Kyle punching to the ridgeline on Cayoosh East face.  The trailbreaking on this section was deep! 

After skinning onto the glacier and gaining the eastern col of Cayoosh, another party was ahead of us and we caught up to them.  It turned out to be Zahan Billimoria, a mentor and friend from Jackson.  It was a great surprise to meet him and his client up there, and we shared the rest of the ski day together.


Kyle descending the northern glacier of Cayoosh, with the East face behind her.

Together with Zahan, we dropped into the Million Dollar Couloir and enjoyed deep conditions through the choke, and enough space in the wide couloir for fresh tracks.  While the terrain was not especially severe or intense, it was an enjoyable day with close friends in a beautiful area of the Duffey.

Warren Glacier Traverse via Garibaldi Summit, Solo

For most of the winter, I had been thinking about summiting Garibaldi Mountain inside a traverse of the Garibaldi area.  In 2014, I had attempted to climb Garibaldi in February along with Eric Carter, Gary Robbins, and others, but we had stopped a mere 200 meters from the summit due to concerns about daylight.  Ever since, I have wanted to summit this mountain, which towers over the town of Squamish on a clear day.

The route I ended up choosing was the Warren Glacier Traverse, which traverses under Atwell Peak before climbing the glacier to the base of Garibaldi.  From this high col, the summit of Garibaldi is perhaps only 300 meters or so.


Before dawn, with the first sunlight on the tantalus range.  It took probably another hour to gain the glacier just after sunrise.


Looking back towards the end of Howe Sound and Squamish in the early morning light.  The ridge just below the water in the photo is where I climbed up to begin the traverse in the pre-dawn hours.


Early morning light over the wonderful Mamquam icefield and the Misty Icefields behind.

From the high col, I booted up to the summit in firm, chalky snow, and enjoyed the views on the summit before skiing the northwest face.  By getting an early start, the refreeze was still strong on the descent to Garibaldi Lake, and Garibaldi lake was quick skating.  However, due to recent warm temperatures, the snow level had risen substantially, and I walked for over an hour back to the trailhead before hitch hiking back to Squamish.  Stats for the day were a bit under 8,000 ft of gain, 26 miles, in 8:10.


The tool of choice, the Voile WSP, atop Garibaldi Mountain, with Atwell Peak in the foreground.  My home of Squamish can be seen below.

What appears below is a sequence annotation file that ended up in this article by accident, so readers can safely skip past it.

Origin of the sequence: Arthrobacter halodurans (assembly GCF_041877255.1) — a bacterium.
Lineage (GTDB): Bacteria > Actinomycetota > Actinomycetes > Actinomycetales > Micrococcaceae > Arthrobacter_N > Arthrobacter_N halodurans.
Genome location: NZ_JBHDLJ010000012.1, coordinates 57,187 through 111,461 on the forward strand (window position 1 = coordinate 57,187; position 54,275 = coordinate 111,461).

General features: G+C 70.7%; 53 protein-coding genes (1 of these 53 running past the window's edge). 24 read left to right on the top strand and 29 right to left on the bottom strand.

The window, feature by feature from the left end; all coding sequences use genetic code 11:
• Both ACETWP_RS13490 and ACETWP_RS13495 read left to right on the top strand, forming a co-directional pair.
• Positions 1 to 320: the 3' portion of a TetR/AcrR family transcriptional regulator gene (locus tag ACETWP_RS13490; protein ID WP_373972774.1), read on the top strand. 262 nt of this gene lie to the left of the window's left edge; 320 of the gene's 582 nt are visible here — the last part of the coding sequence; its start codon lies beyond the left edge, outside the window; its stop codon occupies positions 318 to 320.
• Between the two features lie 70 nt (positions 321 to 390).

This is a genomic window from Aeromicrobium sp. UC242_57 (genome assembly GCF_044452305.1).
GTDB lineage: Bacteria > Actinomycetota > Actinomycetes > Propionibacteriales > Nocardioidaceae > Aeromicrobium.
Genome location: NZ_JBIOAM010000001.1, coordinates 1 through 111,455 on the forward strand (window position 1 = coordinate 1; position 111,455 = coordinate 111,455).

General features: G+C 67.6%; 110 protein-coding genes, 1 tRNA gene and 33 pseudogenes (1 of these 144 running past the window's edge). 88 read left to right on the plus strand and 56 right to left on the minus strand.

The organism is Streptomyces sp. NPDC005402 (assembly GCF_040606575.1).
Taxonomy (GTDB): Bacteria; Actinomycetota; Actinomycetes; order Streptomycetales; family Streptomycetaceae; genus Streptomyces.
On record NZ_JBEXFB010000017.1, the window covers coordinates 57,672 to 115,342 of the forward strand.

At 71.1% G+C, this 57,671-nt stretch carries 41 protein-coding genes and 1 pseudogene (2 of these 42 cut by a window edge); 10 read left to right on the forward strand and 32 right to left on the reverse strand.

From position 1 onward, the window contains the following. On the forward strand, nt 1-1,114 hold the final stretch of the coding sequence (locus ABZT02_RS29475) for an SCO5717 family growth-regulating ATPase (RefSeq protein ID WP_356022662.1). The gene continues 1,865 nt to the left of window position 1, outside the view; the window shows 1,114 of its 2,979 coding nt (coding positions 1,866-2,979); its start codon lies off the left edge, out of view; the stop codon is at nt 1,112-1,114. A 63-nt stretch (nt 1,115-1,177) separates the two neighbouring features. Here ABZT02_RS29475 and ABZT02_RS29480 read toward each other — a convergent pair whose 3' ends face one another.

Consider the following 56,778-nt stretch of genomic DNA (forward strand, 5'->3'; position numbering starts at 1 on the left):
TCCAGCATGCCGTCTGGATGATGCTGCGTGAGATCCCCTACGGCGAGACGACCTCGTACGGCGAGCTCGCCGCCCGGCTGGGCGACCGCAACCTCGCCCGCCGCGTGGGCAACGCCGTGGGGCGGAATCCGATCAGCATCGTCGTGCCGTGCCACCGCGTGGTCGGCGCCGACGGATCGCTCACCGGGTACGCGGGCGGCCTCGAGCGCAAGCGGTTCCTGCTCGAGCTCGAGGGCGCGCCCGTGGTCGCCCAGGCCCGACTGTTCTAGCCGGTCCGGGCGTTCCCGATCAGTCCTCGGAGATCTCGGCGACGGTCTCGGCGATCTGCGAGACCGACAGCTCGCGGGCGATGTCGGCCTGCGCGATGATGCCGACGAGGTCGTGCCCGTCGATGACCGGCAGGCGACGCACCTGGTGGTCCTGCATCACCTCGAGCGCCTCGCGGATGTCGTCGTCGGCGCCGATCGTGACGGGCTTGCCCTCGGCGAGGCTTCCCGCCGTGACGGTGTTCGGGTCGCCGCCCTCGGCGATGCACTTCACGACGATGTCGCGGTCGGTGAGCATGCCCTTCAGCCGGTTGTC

This winter had me feeling more comfortable in Southwest BC mountains, and while I am excited to keep skiing these mountains in the future, my mind is now fully tuned to running and climbing.  I will update this site through the summer on adventures without all the heavy winter gear!

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Solstice Season

This blog covers the activities From early December to late January.  This is normally a training period of many ski days, blurred together through similarity.  This was certainly the case this season, although perhaps mellowed by more time spent with family and new relationships.  I will detail a selection of these days during this block, chronologically.


Rad trip through Rogers Pass on the way back to Montana. This was taken on NRC, with Iris Neary and Florence (pictured).


After a couple weeks of storm skiing in Montana, the weather opened up and allowed for some great skiing with stable conditions.

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Trees and shadows. Transitioning from storm skiing to alpine days. It is so fun to be immersed in the changes in the weather, flexible in the cycle of storm and sun.

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Looking into the heart of the Crown of the Continent. The home range is so inspiring!

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At the bar the night before, Blake Votilla, Kevin Grove and I decided to try skiing right gully on Mt. Brown.  It seemed like a better idea in the bar than the Park.  More known as an ice climb, but with some rappels it made for a nice change from standard ski touring.  Here, Blake investigates some suspicious windslab close to the first rappel.

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Blake descending the first rappel on Right Gully.